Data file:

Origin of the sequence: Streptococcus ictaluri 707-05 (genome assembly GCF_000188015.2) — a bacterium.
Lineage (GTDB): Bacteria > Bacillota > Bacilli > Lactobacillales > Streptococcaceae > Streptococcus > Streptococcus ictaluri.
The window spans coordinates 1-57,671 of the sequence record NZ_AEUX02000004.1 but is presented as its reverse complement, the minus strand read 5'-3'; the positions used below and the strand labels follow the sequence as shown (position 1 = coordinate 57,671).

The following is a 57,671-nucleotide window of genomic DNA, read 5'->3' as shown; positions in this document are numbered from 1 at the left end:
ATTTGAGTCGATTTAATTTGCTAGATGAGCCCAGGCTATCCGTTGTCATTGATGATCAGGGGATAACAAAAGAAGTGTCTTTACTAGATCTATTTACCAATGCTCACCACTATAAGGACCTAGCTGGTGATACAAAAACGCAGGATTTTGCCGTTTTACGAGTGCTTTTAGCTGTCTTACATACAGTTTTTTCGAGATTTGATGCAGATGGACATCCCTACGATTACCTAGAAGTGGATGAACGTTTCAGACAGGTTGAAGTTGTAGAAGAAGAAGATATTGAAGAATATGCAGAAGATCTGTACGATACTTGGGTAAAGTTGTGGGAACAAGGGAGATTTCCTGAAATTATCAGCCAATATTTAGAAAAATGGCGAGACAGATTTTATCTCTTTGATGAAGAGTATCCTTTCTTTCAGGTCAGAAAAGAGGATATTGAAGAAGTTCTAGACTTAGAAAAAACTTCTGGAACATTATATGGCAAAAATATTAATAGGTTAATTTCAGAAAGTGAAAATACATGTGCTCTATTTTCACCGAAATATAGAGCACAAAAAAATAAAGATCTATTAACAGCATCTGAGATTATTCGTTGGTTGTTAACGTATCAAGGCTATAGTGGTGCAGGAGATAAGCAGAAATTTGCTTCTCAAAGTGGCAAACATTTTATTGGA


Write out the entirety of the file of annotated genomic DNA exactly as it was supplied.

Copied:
Origin of the sequence: Streptococcus ictaluri 707-05 (genome assembly GCF_000188015.2) — a bacterium.
Lineage (GTDB): Bacteria > Bacillota > Bacilli > Lactobacillales > Streptococcaceae > Streptococcus > Streptococcus ictaluri.
The window spans coordinates 1-57,671 of the sequence record NZ_AEUX02000004.1 but is presented as its reverse complement, the minus strand read 5'-3'; the positions used below and the strand labels follow the sequence as shown (position 1 = coordinate 57,671).

The following is a 57,671-nucleotide window of genomic DNA, read 5'->3' as shown; positions in this document are numbered from 1 at the left end:
ATTTGAGTCGATTTAATTTGCTAGATGAGCCCAGGCTATCCGTTGTCATTGATGATCAGGGGATAACAAAAGAAGTGTCTTTACTAGATCTATTTACCAATGCTCACCACTATAAGGACCTAGCTGGTGATACAAAAACGCAGGATTTTGCCGTTTTACGAGTGCTTTTAGCTGTCTTACATACAGTTTTTTCGAGATTTGATGCAGATGGACATCCCTACGATTACCTAGAAGTGGATGAACGTTTCAGACAGGTTGAAGTTGTAGAAGAAGAAGATATTGAAGAATATGCAGAAGATCTGTACGATACTTGGGTAAAGTTGTGGGAACAAGGGAGATTTCCTGAAATTATCAGCCAATATTTAGAAAAATGGCGAGACAGATTTTATCTCTTTGATGAAGAGTATCCTTTCTTTCAGGTCAGAAAAGAGGATATTGAAGAAGTTCTAGACTTAGAAAAAACTTCTGGAACATTATATGGCAAAAATATTAATAGGTTAATTTCAGAAAGTGAAAATACATGTGCTCTATTTTCACCGAAATATAGAGCACAAAAAAATAAAGATCTATTAACAGCATCTGAGATTATTCGTTGGTTGTTAACGTATCAAGGCTATAGTGGTGCAGGAGATAAGCAGAAATTTGCTTCTCAAAGTGGCAAACATTTTATTGGA